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Virginia Gov. Northam makes it a crime for 10 or more people to gather — including at church

Was that necessary?

Zach Gibson/Getty Images

An executive order issued by Virginia Gov. Ralph Northam (D) makes it a crime for anyone to gather in groups of larger than 10 people — and that includes churches, according to CNS News.

"Information from the Virginia Department of Health reveals occurrences of the virus in every region of the Commonwealth. Indeed, the data suggests that in several regions there may be community spread of the virus," the order reads. "Now, we must take additional long term action to mitigate the impacts of this virus on our Commonwealth."

About the order: Executive Order 53 was signed by the governor on Monday. It prohibits gatherings of 10 or more people, closes all K-12 schools for the rest of the school year, closes all restaurant and bar dine-in services, and closes all "recreational and entertainment businesses."

The order took effect Wednesday. Exemptions include typical essential businesses like grocery stores, banks, health care providers, and pharmacies, but also includes, for some reason, beer, wine, and liquor stores.

What about churches? The order doesn't explicitly mention religious gatherings, but the governor's office confirmed that religious services were not included in the list of exemptions that was granted to liquor stores. CNS News reported:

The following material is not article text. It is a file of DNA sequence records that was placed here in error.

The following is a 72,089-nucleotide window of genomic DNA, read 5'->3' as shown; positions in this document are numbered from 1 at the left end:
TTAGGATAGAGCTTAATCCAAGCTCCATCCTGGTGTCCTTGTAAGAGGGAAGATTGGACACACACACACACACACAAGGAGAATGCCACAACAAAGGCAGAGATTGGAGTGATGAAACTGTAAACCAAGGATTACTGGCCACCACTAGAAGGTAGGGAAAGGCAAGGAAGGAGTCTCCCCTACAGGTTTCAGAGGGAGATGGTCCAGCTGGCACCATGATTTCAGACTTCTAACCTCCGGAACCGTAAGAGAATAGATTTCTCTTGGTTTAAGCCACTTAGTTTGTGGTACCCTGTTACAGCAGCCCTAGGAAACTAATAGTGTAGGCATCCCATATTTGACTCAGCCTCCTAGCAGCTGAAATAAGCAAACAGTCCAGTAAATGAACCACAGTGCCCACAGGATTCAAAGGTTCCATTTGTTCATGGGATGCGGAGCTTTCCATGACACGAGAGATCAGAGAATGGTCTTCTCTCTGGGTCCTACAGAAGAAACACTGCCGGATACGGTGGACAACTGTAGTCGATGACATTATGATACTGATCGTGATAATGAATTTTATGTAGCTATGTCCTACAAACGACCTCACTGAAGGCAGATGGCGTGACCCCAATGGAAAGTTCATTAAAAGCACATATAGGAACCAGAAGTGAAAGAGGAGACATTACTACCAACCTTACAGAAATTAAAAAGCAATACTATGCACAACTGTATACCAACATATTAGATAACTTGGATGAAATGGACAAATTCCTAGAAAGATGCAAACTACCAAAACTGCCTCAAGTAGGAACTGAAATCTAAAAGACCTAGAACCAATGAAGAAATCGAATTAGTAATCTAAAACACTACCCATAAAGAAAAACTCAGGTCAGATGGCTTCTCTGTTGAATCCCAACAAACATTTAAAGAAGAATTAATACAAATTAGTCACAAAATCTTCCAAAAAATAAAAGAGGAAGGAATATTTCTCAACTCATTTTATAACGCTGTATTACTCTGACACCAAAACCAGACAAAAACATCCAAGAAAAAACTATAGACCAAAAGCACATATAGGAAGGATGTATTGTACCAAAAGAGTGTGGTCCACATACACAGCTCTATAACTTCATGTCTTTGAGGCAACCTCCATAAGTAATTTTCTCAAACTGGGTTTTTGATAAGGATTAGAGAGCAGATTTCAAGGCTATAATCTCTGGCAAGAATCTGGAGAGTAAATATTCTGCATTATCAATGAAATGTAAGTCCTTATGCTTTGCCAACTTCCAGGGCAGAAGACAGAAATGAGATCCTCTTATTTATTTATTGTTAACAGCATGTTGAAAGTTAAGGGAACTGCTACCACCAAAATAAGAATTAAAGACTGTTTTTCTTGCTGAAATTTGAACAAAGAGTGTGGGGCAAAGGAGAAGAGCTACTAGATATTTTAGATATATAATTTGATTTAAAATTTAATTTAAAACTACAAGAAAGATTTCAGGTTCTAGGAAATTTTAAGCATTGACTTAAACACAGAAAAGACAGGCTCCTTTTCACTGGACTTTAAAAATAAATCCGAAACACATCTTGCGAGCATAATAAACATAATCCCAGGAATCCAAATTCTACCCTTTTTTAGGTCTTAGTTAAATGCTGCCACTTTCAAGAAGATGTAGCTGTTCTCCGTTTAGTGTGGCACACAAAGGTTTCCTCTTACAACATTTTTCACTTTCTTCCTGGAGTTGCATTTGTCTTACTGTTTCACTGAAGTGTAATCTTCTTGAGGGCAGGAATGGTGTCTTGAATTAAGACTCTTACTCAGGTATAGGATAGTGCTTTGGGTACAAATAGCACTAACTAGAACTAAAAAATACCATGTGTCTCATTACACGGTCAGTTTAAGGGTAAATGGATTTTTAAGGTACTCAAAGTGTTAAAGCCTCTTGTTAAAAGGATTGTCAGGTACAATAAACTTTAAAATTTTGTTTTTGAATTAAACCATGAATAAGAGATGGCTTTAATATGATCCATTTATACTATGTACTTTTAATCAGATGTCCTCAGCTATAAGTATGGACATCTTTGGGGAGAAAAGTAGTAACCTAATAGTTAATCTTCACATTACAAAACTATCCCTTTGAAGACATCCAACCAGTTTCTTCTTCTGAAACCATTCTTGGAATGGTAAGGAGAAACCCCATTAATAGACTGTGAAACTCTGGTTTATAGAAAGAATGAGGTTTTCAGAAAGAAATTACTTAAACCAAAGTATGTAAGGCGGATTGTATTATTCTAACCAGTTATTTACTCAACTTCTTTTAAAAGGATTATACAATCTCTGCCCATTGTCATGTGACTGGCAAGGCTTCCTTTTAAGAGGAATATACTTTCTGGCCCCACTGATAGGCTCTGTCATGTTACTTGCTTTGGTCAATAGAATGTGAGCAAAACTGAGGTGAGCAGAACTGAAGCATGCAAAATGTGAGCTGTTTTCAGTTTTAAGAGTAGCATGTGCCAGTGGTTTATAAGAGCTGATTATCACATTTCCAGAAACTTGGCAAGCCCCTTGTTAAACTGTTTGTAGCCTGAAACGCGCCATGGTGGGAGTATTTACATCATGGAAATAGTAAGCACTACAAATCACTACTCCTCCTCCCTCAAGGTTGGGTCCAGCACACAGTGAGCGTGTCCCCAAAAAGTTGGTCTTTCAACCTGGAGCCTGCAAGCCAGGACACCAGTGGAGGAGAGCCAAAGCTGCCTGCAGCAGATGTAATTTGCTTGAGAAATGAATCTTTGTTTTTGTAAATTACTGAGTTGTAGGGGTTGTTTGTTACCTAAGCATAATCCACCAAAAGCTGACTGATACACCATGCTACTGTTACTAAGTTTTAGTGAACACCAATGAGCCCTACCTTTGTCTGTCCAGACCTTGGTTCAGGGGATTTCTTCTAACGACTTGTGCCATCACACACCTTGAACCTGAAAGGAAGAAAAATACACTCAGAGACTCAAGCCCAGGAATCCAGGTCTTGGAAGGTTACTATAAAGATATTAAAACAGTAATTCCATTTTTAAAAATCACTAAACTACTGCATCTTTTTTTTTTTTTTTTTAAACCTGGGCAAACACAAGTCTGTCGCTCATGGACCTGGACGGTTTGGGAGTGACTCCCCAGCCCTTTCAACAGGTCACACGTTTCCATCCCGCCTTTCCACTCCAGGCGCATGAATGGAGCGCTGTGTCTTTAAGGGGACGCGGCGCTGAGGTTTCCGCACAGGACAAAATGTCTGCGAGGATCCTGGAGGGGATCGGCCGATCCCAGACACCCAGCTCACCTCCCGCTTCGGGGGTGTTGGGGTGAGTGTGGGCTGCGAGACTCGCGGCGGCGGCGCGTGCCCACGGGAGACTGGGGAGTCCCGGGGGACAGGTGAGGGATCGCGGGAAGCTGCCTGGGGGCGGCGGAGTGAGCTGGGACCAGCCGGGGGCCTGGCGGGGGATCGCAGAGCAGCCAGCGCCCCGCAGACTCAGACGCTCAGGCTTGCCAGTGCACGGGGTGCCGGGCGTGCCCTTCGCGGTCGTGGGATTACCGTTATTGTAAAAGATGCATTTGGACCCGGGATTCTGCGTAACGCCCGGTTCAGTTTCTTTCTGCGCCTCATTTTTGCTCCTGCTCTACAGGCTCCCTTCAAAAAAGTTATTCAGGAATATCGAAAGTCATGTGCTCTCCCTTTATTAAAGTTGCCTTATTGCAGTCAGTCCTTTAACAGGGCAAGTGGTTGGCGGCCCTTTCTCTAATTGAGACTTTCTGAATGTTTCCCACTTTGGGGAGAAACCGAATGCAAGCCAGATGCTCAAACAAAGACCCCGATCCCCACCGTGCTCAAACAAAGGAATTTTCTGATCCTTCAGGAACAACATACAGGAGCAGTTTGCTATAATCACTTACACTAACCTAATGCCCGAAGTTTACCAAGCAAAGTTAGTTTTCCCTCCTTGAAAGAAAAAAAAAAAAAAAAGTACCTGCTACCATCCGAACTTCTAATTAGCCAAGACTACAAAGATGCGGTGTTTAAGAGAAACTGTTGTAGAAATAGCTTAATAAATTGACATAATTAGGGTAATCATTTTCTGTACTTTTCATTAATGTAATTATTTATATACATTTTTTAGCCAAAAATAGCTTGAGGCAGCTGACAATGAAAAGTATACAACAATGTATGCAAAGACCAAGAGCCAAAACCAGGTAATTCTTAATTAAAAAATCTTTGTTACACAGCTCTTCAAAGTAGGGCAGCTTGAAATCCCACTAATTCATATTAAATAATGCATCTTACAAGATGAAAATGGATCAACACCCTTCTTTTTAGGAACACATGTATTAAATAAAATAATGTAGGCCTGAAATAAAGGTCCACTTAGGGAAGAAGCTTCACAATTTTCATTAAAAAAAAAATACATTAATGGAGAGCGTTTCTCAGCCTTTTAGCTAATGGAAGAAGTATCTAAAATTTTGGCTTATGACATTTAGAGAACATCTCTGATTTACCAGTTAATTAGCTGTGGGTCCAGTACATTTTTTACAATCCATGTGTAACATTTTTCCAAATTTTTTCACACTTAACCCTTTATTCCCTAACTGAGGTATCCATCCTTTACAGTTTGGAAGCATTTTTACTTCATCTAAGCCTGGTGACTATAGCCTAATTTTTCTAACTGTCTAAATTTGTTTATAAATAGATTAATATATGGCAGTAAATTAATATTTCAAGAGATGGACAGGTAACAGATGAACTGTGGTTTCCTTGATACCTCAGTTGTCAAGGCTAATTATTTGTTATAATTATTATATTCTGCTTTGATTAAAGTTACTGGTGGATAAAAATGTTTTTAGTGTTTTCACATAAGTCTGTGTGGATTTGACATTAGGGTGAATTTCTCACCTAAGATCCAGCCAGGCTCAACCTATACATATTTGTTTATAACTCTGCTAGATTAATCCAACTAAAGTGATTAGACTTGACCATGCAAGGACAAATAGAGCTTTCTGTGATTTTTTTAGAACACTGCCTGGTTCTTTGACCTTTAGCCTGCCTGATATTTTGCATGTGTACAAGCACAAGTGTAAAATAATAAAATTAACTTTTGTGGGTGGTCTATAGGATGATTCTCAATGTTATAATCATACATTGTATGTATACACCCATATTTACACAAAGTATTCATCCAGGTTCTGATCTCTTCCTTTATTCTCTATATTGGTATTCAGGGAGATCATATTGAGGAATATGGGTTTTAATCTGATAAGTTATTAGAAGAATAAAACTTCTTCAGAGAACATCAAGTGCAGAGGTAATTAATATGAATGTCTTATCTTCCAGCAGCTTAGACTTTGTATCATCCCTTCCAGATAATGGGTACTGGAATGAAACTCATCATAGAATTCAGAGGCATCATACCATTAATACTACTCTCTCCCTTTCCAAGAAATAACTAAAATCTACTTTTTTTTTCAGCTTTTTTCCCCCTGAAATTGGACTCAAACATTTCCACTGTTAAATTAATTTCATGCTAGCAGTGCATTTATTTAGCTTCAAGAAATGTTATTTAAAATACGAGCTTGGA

But a "Frequently Asked Questions" sheet that his office published about the executive order does address the issue.

The fifth question it answers is: "What about religious services? Can I still go to my church, synagogue, or mosque?"

The answer: "Virginians are strongly encouraged to seek alternative means of attending religious services, such as virtually or via 'drive-through' worship. Places of worship that do conduct in-person services must limit gatherings to 10 people, to comply with the statewide 10-person ban."

Criminal penalties: The executive order makes violations a Class 1 misdemeanor. Such misdemeanors are punishable by up to 12 months in jail and fines of up to $2,500.

Terence P. Jeffrey wrote for CNS News that the order sets a potentially dangerous precedent.

"What would St. Thomas More think of a government that made it a crime to gather and pray in church?" Jeffrey wrote. "What would the framers of the First Amendment think? What future 'emergencies' will inspire future governors to act on Northam's precedent?"

One last thing…
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